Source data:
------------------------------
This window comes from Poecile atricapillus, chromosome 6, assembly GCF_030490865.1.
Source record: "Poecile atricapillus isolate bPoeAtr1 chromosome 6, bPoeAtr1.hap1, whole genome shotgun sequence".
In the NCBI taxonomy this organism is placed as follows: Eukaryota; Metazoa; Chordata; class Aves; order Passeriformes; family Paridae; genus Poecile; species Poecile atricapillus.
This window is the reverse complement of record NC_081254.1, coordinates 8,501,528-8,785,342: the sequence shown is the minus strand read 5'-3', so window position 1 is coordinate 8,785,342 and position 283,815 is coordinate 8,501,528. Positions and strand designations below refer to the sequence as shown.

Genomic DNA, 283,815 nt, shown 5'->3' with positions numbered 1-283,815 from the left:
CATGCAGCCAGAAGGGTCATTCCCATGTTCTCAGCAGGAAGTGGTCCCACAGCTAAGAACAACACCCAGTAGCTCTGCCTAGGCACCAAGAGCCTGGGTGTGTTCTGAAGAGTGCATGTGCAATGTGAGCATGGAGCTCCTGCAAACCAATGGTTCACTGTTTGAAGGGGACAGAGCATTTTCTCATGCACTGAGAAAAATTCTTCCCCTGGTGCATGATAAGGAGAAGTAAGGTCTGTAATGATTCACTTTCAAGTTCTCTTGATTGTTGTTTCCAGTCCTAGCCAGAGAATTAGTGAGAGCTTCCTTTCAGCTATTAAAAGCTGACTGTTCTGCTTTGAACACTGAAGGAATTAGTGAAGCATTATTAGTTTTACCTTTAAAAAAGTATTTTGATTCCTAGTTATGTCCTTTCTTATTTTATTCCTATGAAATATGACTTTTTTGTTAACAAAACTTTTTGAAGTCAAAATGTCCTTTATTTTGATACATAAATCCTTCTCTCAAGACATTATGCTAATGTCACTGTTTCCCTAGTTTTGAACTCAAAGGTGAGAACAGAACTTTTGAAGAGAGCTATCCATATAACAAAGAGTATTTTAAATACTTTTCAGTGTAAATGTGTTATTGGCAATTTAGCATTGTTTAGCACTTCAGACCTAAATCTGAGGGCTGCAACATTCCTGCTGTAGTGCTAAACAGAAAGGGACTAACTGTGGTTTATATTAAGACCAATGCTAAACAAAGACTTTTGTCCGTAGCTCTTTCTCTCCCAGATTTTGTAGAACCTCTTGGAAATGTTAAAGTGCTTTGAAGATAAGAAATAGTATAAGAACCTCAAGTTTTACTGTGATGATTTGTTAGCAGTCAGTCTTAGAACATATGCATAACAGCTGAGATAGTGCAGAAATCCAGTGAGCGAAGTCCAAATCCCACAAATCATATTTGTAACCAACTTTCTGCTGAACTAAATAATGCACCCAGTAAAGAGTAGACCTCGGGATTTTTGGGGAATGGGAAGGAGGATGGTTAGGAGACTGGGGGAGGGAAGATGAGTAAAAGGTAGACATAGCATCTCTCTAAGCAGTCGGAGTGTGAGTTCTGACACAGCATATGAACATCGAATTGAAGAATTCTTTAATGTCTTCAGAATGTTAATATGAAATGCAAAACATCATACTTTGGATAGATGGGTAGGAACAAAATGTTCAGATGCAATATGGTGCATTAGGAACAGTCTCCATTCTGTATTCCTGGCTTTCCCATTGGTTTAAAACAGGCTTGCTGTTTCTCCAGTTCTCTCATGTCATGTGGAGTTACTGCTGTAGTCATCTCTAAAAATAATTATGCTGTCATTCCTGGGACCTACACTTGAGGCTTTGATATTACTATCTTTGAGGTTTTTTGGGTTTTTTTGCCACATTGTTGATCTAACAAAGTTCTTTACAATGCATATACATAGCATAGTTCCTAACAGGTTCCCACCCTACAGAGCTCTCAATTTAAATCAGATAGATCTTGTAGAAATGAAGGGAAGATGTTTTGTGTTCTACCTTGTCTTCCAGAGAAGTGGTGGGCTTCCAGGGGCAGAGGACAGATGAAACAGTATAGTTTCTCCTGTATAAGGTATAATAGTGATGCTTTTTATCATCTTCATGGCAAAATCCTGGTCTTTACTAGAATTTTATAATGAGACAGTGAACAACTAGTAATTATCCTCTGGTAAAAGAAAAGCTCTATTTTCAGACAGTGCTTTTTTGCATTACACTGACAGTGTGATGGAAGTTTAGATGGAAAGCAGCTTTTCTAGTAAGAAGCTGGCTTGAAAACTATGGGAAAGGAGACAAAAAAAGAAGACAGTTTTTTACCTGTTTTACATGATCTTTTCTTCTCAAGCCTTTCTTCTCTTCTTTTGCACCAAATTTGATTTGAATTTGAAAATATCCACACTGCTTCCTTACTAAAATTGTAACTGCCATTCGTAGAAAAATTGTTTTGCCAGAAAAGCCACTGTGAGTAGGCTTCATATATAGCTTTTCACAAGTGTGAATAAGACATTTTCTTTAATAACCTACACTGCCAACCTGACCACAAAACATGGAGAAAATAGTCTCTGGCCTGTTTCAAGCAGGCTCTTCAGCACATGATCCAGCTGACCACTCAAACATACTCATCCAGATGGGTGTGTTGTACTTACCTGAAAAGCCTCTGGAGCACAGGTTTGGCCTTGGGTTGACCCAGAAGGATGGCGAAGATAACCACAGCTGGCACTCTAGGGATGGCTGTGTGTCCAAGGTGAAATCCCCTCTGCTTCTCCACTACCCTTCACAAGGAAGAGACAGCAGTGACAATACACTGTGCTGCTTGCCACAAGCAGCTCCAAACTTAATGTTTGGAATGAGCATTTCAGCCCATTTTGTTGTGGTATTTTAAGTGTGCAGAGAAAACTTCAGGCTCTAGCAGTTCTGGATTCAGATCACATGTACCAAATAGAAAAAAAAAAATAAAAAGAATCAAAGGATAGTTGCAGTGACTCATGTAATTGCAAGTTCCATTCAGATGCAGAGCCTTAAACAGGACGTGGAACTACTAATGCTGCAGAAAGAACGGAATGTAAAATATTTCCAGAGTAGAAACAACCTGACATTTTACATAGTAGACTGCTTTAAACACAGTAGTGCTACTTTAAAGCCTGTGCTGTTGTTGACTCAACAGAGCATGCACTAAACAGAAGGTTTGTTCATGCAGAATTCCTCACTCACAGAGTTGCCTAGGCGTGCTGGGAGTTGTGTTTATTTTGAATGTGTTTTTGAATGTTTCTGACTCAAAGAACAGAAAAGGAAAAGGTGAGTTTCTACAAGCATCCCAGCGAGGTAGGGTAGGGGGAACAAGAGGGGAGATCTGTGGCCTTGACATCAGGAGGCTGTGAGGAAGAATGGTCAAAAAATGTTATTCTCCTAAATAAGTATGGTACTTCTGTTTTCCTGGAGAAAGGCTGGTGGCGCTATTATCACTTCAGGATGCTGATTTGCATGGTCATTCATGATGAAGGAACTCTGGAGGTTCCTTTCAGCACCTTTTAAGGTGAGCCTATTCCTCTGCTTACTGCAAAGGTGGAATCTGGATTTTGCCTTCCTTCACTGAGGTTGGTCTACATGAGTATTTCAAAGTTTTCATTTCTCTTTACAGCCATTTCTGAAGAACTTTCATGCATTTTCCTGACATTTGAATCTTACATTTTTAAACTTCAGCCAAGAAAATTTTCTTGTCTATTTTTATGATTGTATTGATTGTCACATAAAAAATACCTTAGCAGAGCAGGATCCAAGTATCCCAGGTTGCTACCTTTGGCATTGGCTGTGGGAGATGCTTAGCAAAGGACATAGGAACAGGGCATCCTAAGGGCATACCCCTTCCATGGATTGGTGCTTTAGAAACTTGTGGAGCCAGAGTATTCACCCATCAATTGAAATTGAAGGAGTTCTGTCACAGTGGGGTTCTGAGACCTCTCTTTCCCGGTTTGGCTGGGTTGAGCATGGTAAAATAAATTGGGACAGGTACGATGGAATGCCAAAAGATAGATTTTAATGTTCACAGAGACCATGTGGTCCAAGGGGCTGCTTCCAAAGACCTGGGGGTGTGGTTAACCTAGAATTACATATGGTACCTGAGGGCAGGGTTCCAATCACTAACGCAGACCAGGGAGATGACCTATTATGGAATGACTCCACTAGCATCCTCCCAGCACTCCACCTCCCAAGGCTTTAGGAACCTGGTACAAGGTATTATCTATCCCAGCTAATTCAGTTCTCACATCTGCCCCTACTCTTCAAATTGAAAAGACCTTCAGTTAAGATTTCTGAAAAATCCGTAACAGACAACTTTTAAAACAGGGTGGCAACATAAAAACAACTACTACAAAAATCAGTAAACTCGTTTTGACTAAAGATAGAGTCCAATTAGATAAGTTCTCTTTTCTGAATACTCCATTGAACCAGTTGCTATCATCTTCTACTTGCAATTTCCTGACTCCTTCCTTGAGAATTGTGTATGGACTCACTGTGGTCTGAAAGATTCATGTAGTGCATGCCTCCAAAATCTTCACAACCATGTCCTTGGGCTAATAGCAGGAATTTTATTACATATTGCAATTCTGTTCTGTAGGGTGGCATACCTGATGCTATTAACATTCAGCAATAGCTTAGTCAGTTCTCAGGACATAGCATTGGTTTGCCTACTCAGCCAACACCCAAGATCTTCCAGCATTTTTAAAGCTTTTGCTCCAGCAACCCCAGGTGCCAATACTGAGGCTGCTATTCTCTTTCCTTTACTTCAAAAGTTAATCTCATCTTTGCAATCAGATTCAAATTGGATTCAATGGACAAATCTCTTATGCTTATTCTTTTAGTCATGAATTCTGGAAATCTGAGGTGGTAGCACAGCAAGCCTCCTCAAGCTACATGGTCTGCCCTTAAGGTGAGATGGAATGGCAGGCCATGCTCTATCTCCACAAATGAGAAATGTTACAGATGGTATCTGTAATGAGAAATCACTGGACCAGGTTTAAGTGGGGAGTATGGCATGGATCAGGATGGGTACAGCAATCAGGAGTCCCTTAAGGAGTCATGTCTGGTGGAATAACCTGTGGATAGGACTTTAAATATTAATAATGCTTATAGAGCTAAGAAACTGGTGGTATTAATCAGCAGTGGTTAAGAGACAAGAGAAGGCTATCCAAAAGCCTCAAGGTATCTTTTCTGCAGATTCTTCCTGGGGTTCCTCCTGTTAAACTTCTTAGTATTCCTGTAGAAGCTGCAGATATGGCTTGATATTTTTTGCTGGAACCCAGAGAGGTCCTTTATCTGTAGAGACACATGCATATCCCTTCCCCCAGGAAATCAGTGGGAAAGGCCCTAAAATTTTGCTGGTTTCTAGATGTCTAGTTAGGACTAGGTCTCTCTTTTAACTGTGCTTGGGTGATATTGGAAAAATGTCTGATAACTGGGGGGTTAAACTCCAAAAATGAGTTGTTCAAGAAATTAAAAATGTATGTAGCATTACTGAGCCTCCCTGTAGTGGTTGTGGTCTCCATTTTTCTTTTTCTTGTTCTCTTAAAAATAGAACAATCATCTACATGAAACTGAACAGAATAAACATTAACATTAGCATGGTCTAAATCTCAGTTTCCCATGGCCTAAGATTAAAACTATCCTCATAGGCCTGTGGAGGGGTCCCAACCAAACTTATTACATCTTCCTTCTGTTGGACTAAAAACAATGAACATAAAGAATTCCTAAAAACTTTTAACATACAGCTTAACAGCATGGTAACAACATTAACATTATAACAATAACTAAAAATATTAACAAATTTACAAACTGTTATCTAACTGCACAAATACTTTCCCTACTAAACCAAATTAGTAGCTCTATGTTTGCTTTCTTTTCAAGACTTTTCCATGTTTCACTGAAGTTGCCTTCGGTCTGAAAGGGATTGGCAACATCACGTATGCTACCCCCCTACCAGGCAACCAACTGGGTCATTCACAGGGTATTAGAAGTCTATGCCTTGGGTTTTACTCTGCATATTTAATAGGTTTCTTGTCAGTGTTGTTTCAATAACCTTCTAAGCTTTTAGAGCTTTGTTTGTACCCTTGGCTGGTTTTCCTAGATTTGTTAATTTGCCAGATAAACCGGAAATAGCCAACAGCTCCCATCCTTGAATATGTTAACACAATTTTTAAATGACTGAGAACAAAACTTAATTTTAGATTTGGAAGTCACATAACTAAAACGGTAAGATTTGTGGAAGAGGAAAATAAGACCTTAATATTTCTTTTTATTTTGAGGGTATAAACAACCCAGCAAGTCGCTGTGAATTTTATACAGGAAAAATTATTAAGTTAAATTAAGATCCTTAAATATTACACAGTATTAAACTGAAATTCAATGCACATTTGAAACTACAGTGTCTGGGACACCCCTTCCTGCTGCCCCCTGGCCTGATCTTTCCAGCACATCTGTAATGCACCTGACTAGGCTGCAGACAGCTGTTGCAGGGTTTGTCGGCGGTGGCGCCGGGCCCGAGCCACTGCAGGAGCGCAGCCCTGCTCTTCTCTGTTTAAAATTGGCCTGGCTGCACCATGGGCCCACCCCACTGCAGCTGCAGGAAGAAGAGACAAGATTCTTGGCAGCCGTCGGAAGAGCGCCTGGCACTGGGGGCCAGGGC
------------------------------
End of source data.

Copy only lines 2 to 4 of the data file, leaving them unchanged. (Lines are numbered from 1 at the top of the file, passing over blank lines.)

Source record: "Poecile atricapillus isolate bPoeAtr1 chromosome 6, bPoeAtr1.hap1, whole genome shotgun sequence".
In the NCBI taxonomy this organism is placed as follows: Eukaryota; Metazoa; Chordata; class Aves; order Passeriformes; family Paridae; genus Poecile; species Poecile atricapillus.
This window is the reverse complement of record NC_081254.1, coordinates 8,501,528-8,785,342: the sequence shown is the minus strand read 5'-3', so window position 1 is coordinate 8,785,342 and position 283,815 is coordinate 8,501,528. Positions and strand designations below refer to the sequence as shown.